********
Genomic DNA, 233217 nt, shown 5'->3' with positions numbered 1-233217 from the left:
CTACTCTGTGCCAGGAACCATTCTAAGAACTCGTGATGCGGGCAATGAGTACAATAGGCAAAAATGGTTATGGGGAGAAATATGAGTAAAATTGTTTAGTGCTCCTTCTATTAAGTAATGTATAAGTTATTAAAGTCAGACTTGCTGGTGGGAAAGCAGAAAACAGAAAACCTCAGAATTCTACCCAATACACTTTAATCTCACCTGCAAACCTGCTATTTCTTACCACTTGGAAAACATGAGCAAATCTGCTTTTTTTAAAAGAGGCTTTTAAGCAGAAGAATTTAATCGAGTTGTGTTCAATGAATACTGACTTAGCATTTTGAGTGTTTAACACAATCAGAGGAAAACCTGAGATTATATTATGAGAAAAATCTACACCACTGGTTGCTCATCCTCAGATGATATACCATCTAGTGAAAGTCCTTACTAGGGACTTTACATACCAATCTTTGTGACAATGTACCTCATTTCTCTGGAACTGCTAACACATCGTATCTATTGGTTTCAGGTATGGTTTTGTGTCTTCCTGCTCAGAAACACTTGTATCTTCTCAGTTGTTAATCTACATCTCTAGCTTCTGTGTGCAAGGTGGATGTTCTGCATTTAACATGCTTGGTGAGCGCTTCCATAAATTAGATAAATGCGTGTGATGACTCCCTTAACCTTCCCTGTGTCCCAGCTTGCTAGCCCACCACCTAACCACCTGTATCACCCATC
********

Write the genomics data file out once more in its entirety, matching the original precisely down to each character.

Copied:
Genomic DNA, 233217 nt, shown 5'->3' with positions numbered 1-233217 from the left:
CTACTCTGTGCCAGGAACCATTCTAAGAACTCGTGATGCGGGCAATGAGTACAATAGGCAAAAATGGTTATGGGGAGAAATATGAGTAAAATTGTTTAGTGCTCCTTCTATTAAGTAATGTATAAGTTATTAAAGTCAGACTTGCTGGTGGGAAAGCAGAAAACAGAAAACCTCAGAATTCTACCCAATACACTTTAATCTCACCTGCAAACCTGCTATTTCTTACCACTTGGAAAACATGAGCAAATCTGCTTTTTTTAAAAGAGGCTTTTAAGCAGAAGAATTTAATCGAGTTGTGTTCAATGAATACTGACTTAGCATTTTGAGTGTTTAACACAATCAGAGGAAAACCTGAGATTATATTATGAGAAAAATCTACACCACTGGTTGCTCATCCTCAGATGATATACCATCTAGTGAAAGTCCTTACTAGGGACTTTACATACCAATCTTTGTGACAATGTACCTCATTTCTCTGGAACTGCTAACACATCGTATCTATTGGTTTCAGGTATGGTTTTGTGTCTTCCTGCTCAGAAACACTTGTATCTTCTCAGTTGTTAATCTACATCTCTAGCTTCTGTGTGCAAGGTGGATGTTCTGCATTTAACATGCTTGGTGAGCGCTTCCATAAATTAGATAAATGCGTGTGATGACTCCCTTAACCTTCCCTGTGTCCCAGCTTGCTAGCCCACCACCTAACCACCTGTATCACCCATC